by nithya_caleb | December 27, 2018 12:45 pm
by Lee Magin
In the world of sports arenas, conference centers, and other large-scale, high-use spaces, designing with end-user experience in mind is everything. Incorporating innovation into these entertainment hubs is crucial in order to meet the demands of the large and diverse groups of people frequenting them with the high expectation of being wowed by stunning looks and cutting-edge technological features.
When retrofitting existing arenas, the challenge of designing with innovation often means rethinking old structural parts into new elements that make impactful architectural statements. A ceiling, for example, can be so much more than just the overlooked space overhead. The right ceiling design can transform an otherwise flat, functional surface into something sculptural and stylish, helping elevate a facility to new levels of visual appeal. In the case of the recently redesigned Nassau Veterans Memorial Coliseum in Uniondale, New York, one of the most visually striking elements of its new look is a one-of-a-kind, design-forward ceiling combining clean lines, modern aesthetics, and subtle wayfinding cues.
Nassau Coliseum opened in 1972 and has since hosted entertainers like Elvis Presley, Led Zeppelin, and Madonna. It has also served as home ice for the New York Islanders, home court for the New York Nets, and home base for dozens of other pro sporting events. After 40-plus years of steady use as a concert and sports venue, however, the aging building showed a need for major upgrades to its construction, aesthetics, and amenities to meet the demands of modern events. A plan to demolish and rebuild the 38,648-m2 (416,000-sf) arena, which rests on the site of a former Air Force base, was rejected by voters in a 2011 referendum, so the facility’s management pursued a redesign of the existing structure.
The 18-month, $165-million renovation project overhauled the coliseum’s former spartan looks with a sophisticated sense of style and state-of-the-art upgrades giving event attendees a fresh arena experience. Construction ran from August 2015 to April 2017, with the planning phase spanning two years leading up to the renovation.
San Francisco design firm, Gensler, led Nassau Coliseum’s interior renovation, with the goal of creating an iconic new look that relied on the integrity of the building’s existing infrastructure, respected its rich history as a destination for a diverse array of large-scale events, and offered attendees a more modern environment whether they are singing along to Billy Joel, watching two teams face off, or networking at a business convention.
For Nassau Coliseum attendees, a large part of the experience is the activity occurring on the venue’s concourse—the retail environment running around the perimeter of the interior bowl. Designers sought to declutter and open up that area with a cleaner, more organized visual flow, all while working within the building’s existing footprint. That meant incorporating clear, high-performance glass around the perimeter allowing natural light to penetrate the arena’s outer ring, more open vomitoria acting as connections from concourse to bowl, and one of the marquee features of the new concourse: a custom ceiling design adding a lively sense of motion and energy overhead.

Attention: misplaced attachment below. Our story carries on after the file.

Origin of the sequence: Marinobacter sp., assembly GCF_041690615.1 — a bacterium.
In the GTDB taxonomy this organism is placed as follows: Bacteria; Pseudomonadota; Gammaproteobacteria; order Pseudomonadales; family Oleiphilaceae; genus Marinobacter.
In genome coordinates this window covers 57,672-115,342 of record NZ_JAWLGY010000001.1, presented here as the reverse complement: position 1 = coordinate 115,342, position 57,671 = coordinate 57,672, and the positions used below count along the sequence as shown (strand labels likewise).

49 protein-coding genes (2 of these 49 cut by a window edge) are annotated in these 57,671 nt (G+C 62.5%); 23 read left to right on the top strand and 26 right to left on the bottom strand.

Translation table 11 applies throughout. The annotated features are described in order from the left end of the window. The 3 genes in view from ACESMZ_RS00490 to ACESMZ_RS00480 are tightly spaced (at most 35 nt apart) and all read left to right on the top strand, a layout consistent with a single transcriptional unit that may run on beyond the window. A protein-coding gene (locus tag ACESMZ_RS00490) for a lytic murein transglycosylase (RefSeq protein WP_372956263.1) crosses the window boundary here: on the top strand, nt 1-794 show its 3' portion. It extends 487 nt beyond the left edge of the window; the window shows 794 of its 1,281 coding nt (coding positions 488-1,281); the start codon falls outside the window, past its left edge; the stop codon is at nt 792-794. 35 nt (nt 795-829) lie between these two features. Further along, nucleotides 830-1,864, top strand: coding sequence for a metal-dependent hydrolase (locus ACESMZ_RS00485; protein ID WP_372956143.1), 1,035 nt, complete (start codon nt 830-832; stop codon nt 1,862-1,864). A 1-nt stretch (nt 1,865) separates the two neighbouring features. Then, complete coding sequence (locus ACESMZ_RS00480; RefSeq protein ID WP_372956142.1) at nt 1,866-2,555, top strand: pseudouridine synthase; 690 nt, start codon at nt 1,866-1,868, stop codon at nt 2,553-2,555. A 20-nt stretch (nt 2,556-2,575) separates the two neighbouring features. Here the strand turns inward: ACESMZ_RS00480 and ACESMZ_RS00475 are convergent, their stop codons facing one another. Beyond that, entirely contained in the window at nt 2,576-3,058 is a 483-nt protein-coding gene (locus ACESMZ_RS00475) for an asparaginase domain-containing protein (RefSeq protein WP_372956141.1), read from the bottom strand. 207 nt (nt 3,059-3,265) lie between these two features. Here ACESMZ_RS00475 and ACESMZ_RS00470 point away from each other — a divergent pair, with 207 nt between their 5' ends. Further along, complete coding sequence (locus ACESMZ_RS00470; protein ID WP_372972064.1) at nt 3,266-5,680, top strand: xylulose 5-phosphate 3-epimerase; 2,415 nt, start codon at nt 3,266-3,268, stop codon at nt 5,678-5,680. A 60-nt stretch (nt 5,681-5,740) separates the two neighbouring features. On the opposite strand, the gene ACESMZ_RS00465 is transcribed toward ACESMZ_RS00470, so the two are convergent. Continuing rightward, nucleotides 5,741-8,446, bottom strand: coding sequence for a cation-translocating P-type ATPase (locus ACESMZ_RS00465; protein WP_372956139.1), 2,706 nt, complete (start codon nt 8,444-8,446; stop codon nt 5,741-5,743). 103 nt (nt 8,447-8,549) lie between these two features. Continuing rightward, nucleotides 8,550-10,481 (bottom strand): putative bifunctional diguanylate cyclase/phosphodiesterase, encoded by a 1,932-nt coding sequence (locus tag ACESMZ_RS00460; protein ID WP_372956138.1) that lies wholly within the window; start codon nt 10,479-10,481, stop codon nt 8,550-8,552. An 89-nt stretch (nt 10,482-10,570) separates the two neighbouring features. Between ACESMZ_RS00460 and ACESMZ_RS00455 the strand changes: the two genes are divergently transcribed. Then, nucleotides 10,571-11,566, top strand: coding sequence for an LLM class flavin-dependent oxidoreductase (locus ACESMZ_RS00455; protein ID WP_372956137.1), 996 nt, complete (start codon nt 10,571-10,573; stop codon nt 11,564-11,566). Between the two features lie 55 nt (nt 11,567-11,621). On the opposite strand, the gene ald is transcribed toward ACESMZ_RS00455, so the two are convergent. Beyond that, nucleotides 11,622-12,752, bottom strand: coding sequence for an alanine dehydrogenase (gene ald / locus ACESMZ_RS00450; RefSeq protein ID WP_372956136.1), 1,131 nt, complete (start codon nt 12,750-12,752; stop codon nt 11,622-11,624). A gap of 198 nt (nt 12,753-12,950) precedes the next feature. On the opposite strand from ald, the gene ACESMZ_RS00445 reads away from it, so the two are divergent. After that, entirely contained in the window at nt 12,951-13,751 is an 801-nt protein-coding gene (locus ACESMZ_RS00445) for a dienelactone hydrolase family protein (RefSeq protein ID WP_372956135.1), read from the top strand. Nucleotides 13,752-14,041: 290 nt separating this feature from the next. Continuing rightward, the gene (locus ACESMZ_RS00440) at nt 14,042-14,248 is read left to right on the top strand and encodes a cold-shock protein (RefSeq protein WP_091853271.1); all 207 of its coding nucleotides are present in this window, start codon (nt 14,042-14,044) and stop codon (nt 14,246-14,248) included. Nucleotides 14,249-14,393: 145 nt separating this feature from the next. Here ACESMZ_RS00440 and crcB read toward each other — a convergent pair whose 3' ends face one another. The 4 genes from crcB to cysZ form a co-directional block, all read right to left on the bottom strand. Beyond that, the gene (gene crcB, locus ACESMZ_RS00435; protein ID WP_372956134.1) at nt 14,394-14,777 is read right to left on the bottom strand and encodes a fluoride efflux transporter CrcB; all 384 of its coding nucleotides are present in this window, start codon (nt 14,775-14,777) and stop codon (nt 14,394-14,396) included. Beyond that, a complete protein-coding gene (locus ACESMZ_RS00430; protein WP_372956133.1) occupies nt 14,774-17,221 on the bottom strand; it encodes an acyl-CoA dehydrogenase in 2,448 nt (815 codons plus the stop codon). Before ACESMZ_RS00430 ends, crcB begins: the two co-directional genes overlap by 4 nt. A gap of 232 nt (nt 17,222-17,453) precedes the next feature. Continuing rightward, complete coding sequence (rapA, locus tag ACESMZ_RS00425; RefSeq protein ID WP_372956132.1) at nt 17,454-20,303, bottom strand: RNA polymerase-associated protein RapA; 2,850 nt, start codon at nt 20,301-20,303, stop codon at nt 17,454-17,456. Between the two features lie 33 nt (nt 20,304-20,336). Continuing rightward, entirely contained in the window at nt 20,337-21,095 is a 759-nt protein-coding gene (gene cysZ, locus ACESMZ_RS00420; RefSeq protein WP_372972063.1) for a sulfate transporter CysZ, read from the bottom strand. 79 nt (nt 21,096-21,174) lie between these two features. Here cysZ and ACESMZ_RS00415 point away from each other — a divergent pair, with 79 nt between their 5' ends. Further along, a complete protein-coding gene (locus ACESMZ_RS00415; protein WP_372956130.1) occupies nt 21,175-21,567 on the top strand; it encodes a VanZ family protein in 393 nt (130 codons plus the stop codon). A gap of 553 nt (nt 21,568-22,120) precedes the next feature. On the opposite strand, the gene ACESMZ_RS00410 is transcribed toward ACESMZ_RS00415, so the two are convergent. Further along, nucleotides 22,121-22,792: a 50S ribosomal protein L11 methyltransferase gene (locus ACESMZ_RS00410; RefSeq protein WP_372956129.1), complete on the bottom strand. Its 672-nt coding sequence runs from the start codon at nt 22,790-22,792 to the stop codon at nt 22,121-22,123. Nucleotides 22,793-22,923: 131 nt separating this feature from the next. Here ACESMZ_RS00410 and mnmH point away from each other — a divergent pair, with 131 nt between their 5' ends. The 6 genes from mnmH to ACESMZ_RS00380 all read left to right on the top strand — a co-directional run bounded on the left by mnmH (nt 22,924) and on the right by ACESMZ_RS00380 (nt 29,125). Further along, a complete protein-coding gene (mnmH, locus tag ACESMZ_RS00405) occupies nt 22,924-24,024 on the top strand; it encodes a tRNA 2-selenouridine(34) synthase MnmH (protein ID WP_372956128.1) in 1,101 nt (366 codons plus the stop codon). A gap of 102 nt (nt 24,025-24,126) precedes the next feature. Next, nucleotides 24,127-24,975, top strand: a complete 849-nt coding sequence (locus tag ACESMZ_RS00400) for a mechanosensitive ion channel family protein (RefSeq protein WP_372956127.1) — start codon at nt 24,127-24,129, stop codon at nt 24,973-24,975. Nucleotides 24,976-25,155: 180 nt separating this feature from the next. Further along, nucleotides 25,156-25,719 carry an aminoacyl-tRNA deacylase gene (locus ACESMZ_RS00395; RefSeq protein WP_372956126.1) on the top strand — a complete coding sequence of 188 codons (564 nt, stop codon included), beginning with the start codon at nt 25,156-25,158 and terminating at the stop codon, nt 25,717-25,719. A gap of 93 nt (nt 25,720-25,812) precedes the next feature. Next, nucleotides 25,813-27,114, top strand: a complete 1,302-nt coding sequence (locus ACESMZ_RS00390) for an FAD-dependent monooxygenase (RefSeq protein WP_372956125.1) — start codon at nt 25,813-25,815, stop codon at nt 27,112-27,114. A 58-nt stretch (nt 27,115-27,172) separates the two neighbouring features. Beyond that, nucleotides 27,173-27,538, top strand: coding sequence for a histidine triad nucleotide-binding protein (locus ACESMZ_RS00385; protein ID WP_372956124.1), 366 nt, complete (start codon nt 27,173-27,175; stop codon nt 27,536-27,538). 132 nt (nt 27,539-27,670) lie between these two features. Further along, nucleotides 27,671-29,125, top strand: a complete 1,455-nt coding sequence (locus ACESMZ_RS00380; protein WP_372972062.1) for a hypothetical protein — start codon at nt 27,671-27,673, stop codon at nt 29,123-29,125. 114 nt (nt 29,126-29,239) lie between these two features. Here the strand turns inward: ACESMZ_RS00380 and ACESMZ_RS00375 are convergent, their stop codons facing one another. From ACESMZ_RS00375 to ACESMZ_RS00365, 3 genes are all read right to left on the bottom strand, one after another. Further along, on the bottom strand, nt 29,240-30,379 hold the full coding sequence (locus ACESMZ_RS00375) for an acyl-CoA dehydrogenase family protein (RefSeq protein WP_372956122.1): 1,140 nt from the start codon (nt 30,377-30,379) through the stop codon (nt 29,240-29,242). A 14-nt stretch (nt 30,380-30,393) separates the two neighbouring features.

The ceiling is a feat of both design and engineering. It is a structure of peaked rafters suspended by aircraft cable from the plenum above and soffits on either side, hanging at gradually varying heights and apexes. The gradually increasing angles of the beams create a ‘ridge line’ that moves from side to side, giving the ceiling an undulating, wave-like effect. That visual energy also comes with a purpose—it is a subtle wayfinding cue helping point attendees directionally around the concourse.
“The rafters had different compound cuts and angles allowing them to angle back and forth,” explained Hunter Pope, architectural sales manager for the manufacturer of the concourse ceiling components. “This allows you to follow the ridge line around the space and guides where you walk.”
The rafters are constructed of large, lightweight extruded aluminum beams powder coated with a wood-grain finish to look like actual timbers. While being light enough to support with aircraft cable, they also offer the full-finish look of wood to give the ceiling an atmosphere of warmth, particularly when illuminated by the soft recessed accent lighting in the soffits.
The ceiling’s look also offers a visual counterpoint to the building’s exterior. An intricate system of approximately 4700 aluminum ‘fins’ bent at gradually increasing angles presents a metallic wave effect surrounding Nassau Coliseum’s exterior. Once inside, coliseum visitors get a subtle continuation of that flowing design theme via the concourse ceiling.
The coliseum’s old, off-white stucco ceiling was more of a functional component than a design statement. While it lacked aesthetic appeal before the redesign, it became a critical piece of the visual field in the new version: the original ceiling is pitched at an extreme angle from the center outward and is still visible above the new ceiling’s rafters, working in visual tandem with the side-to-side ‘movement’ of the beams. It also serves as the plenum from which the new rafters are suspended.
The large scale of the ceiling, compounded by the complications of working within the confines of the existing structure, presented significant engineering challenges. The intricacy of its design only elevated the difficulty.
The ceiling comprises approximately 1828 m (6000 ft) of custom-engineered elements: 200 rafters set 1.8 m (6 ft) apart at 24 unique angles, mounted with 1200 brackets. Each rafter is created from two beams of varying sizes. The longer of the two ranges in size from approximately 3.8 to 4.7 m (12 ½ to 15 ½ ft), while the shorter falls between 1.2 and 2.9 m (4 and 9 ½ ft). They meet at angles ranging from 132 to 157 degrees.
Suspending the beams from the existing plenum and soffits forced the engineering team to reckon with complicated angles—and lots of them.
“Overall, the biggest challenges were involved in the engineering of the angles, lengths of beams, and weight that was attached to the ceiling or resting on the bulkhead,” said Pope. “Having 20 to 30 angles means you have 40 to 50 unique cuts to make.”